My kids sometimes have to suffer through the required (and very critical) math, business and science tutorials taught by inexpensive grad students who’ve come from far-flung places with not-so-great language skills. They also have to endure boring lectures by professors who are very smart and accomplished researchers, but not-so-great communicators.

Solution? Colleges need to adopt some of the very available services like Khan Academy, Curious.com, Google Hangouts on Air and Google Helpouts, which would allow professors who actually speak English to broadcast their lessons to students wherever they are, record them for future viewing, and even schedule one-on-one video chat conferences to answer questions. A few brave universities are dabbling in this area — but it’s still not being taken very seriously.

And news flash: Just because a college offers wi-fi doesn’t mean it’s “embracing technology.” Truly doing so means embracing the services that are now offered through better cloud and video capabilities. To create a year-round environment of learning, why not require more online lectures, testing and study groups, so students can still complete classes if they’re abroad or out of the area? Why not use the very best lecturers from other universities to deliver content to students at colleges that don’t have that expertise on-site? Wouldn’t this provide a more flexible, user-friendly, lower-cost environment, and a better educational product to boot? Wouldn’t it enable universities to accommodate more students from all over the world and drive more revenues, too?

Financial aid wouldn’t be such a mystery.

My experience with the financial aid programs at my kids’ schools has been disappointing and frustrating. These offices are understaffed and overwhelmed. And on top of that, most parents (like me) are too busy and too ignorant of all the choices and nuances to really take full advantage of what’s available. The federal aid system is complex, and there’s no way you can be aware of all the potential grants and programs to help you finance your kids’ educations. There are too many parents (like me) who are probably not getting the aid or help we deserve to make college more affordable. And any businessperson will tell you that affordability adds to value, which adds to the overall experience of the product, which then makes a happy customer. No one wants to leave money on the table. If I were in charge, I’d allocate more resources to this area, with the goal of making sure every parent of every student maximizes whatever financial resources are available for them.

Professors would be paid based on how well they teach.

Students learn more when they have better teachers. My best professor taught accounting — he buried us in assignments, grilled us in class, and kept us on our toes. He was tough, but we learned. Unfortunately, I also had plenty of drones. It’s human nature to seek out the easiest teachers who require the least amount of work. (There are websites entirely devoted to helping students find them.) But we all know this isn’t an education, nor is it what I’m paying for.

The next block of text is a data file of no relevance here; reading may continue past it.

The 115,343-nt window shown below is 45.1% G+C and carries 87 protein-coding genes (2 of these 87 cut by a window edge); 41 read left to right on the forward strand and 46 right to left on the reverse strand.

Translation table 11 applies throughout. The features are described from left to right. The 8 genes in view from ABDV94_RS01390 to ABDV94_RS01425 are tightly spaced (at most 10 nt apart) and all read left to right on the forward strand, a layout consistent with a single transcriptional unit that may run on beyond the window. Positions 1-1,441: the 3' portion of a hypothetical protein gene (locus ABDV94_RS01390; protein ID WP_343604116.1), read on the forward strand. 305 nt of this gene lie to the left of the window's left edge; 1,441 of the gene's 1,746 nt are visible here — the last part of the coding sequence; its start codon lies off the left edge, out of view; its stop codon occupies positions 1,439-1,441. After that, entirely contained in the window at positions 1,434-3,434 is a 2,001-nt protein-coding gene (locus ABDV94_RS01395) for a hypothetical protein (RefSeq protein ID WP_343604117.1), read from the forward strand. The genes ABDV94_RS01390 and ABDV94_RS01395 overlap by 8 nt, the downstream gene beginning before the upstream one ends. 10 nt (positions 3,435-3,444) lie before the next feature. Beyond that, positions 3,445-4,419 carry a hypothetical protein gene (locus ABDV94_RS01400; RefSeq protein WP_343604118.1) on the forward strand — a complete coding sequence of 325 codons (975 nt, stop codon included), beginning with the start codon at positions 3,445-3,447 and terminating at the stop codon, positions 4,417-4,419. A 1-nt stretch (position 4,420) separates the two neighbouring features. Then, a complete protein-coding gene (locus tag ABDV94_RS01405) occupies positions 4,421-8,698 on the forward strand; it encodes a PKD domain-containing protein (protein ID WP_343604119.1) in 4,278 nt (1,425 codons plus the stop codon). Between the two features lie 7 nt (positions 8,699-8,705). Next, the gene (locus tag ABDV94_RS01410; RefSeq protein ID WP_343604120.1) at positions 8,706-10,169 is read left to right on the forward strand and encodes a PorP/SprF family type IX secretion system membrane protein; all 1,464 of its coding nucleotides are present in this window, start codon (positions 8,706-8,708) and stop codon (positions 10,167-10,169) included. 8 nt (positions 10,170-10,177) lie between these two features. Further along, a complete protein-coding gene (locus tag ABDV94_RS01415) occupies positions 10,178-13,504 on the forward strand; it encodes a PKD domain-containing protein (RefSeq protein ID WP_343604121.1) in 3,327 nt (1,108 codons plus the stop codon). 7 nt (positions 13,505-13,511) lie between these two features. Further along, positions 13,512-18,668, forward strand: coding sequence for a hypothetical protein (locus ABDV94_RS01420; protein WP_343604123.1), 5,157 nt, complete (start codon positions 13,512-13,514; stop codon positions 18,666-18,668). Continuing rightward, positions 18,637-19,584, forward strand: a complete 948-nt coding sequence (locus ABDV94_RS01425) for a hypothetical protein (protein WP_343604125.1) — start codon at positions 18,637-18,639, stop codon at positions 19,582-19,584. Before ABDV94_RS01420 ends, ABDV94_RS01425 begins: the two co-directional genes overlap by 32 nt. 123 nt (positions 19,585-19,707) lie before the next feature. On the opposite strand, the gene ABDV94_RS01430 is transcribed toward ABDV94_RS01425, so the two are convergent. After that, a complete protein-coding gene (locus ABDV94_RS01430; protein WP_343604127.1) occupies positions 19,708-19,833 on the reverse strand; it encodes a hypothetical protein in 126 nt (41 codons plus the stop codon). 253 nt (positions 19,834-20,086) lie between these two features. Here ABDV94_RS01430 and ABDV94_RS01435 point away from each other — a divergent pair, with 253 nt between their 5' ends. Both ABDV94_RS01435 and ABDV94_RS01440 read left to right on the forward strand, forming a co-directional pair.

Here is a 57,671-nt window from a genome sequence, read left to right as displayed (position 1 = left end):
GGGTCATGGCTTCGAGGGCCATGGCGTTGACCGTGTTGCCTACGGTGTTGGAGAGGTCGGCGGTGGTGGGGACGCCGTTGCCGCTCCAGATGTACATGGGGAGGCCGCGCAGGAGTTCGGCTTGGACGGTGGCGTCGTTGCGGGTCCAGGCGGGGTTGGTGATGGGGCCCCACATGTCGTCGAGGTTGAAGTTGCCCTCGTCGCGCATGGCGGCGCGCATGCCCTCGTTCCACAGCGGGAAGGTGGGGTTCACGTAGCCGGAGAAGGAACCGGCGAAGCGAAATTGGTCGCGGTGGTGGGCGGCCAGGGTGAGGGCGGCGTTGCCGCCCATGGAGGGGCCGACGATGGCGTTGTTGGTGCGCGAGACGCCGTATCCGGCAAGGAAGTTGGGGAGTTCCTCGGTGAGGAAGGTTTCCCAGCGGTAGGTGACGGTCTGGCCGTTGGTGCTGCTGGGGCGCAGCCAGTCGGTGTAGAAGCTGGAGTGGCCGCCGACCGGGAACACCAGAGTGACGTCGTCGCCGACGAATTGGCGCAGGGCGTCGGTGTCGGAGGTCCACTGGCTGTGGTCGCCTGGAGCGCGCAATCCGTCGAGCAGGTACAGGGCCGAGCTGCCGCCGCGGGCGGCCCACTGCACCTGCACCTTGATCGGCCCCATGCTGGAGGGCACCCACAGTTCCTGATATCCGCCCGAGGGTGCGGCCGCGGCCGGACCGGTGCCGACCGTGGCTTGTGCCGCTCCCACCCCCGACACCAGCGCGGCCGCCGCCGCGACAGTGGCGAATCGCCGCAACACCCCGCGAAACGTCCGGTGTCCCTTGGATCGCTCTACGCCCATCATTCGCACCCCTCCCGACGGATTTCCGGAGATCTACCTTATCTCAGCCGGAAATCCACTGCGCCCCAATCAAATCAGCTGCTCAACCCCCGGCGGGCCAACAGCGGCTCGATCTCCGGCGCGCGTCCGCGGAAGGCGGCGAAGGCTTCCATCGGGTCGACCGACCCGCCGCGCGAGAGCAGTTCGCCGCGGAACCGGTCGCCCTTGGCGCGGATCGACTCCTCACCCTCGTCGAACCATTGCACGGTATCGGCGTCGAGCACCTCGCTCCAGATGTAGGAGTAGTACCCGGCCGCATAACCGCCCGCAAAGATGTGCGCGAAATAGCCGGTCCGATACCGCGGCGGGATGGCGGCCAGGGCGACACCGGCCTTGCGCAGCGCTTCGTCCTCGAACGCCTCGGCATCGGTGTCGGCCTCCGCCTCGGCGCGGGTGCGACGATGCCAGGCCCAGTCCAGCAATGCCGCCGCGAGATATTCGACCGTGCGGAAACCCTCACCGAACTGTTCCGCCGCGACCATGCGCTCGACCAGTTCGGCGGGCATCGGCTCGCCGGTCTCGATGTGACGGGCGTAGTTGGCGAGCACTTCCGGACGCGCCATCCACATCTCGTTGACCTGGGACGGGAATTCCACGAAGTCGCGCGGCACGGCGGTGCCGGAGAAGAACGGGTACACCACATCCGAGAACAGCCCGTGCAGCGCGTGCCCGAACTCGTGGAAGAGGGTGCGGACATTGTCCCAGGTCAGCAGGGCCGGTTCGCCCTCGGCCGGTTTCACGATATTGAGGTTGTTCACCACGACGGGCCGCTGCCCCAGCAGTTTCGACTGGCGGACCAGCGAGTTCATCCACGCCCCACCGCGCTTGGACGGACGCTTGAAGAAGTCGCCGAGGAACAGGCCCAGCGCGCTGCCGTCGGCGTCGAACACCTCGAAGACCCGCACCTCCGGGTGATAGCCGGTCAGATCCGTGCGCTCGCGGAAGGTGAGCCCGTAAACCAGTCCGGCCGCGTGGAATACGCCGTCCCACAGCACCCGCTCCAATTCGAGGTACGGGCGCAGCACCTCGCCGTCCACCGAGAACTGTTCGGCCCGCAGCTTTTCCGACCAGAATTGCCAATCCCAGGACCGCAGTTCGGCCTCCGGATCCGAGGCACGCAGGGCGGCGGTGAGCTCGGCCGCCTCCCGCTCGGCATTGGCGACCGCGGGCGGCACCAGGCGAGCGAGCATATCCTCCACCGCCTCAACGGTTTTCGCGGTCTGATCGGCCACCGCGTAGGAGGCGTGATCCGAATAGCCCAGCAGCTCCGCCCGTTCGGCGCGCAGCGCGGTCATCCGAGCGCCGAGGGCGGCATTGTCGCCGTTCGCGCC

It’s not hard to evaluate professors. Many colleges do it already to varying degrees. But do student evaluations currently make much difference? These results should figure into a professor’s overall evaluation and compensation. In the end, the number one priority of universities is to teach our kids — and not just do studies of how many teaspoons of peanut butter a monkey needs to consume before contracting some rare form of cancer.

Our customers would be redefined.

For some inexplicable reason, my kids’ colleges only conduct their correspondence with them, not me. Except for one thing. Can you guess? The tuition! For that important communication, we parents are fully informed with letters, invoices, emails and cumulative statements. My child is important, but the reality is that I’m the customer. I’m paying the bills. And I want to know what I’m getting for my money. I get it that we want our kids to be more independent — they’re over 18. But the reality is that they’re still just kids. And they’re not paying. If I were running a college, I would make sure my customers (that is, the parents) had access and full communication. That’s because as a parent, I want to know if there are any academic or disciplinary issues with my kid. The diploma is the product. If anything is going on that might call into question the award of that diploma to my kid, I want to be fully aware of the situation well before it becomes a catastrophe.

Profits (gasp!) would be shared with (gasp!) investors.

The best-run organizations have some type of profit incentive. My university would have a balance of public and private representation as owners and board members. I’d change up the financial model. I want outside investors who desire a return on their investment. They’d drive better financial reporting, ownership and accountability. They’d question how resources are applied and infrastructure money is spent. (For example, do college students really need to live in dorms equivalent to a five-star hotel, or could money be either saved or better spent elsewhere?) Universities need to have profit motives if they’re to be run effectively.

Okay, the idea of me playing pro baseball is crazy. But are these such crazy ideas? Maybe to someone in academia. But not to any business owner. And definitely not to most of the suffering parents I know.